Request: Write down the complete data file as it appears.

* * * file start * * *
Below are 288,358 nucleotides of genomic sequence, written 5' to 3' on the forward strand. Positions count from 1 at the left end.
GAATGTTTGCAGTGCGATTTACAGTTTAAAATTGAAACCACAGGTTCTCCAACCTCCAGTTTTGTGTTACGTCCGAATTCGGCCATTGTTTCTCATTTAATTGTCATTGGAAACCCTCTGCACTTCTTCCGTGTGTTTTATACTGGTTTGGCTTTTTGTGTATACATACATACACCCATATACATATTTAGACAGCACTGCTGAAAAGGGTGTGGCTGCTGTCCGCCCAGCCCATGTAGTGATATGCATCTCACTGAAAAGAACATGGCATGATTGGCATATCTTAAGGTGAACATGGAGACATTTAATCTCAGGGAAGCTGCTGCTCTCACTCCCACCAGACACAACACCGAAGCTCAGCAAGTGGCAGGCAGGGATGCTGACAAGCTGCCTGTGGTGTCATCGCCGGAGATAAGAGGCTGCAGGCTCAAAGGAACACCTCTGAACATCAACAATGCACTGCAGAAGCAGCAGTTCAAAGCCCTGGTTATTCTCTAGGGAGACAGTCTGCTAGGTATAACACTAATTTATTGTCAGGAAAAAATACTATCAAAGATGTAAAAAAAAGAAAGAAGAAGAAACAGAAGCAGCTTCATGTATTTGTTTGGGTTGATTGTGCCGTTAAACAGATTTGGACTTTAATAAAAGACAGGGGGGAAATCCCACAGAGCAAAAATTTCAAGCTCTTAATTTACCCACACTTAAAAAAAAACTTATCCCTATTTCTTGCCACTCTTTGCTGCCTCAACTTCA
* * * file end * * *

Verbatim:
Below are 288,358 nucleotides of genomic sequence, written 5' to 3' on the forward strand. Positions count from 1 at the left end.
GAATGTTTGCAGTGCGATTTACAGTTTAAAATTGAAACCACAGGTTCTCCAACCTCCAGTTTTGTGTTACGTCCGAATTCGGCCATTGTTTCTCATTTAATTGTCATTGGAAACCCTCTGCACTTCTTCCGTGTGTTTTATACTGGTTTGGCTTTTTGTGTATACATACATACACCCATATACATATTTAGACAGCACTGCTGAAAAGGGTGTGGCTGCTGTCCGCCCAGCCCATGTAGTGATATGCATCTCACTGAAAAGAACATGGCATGATTGGCATATCTTAAGGTGAACATGGAGACATTTAATCTCAGGGAAGCTGCTGCTCTCACTCCCACCAGACACAACACCGAAGCTCAGCAAGTGGCAGGCAGGGATGCTGACAAGCTGCCTGTGGTGTCATCGCCGGAGATAAGAGGCTGCAGGCTCAAAGGAACACCTCTGAACATCAACAATGCACTGCAGAAGCAGCAGTTCAAAGCCCTGGTTATTCTCTAGGGAGACAGTCTGCTAGGTATAACACTAATTTATTGTCAGGAAAAAATACTATCAAAGATGTAAAAAAAAGAAAGAAGAAGAAACAGAAGCAGCTTCATGTATTTGTTTGGGTTGATTGTGCCGTTAAACAGATTTGGACTTTAATAAAAGACAGGGGGGAAATCCCACAGAGCAAAAATTTCAAGCTCTTAATTTACCCACACTTAAAAAAAAACTTATCCCTATTTCTTGCCACTCTTTGCTGCCTCAACTTCA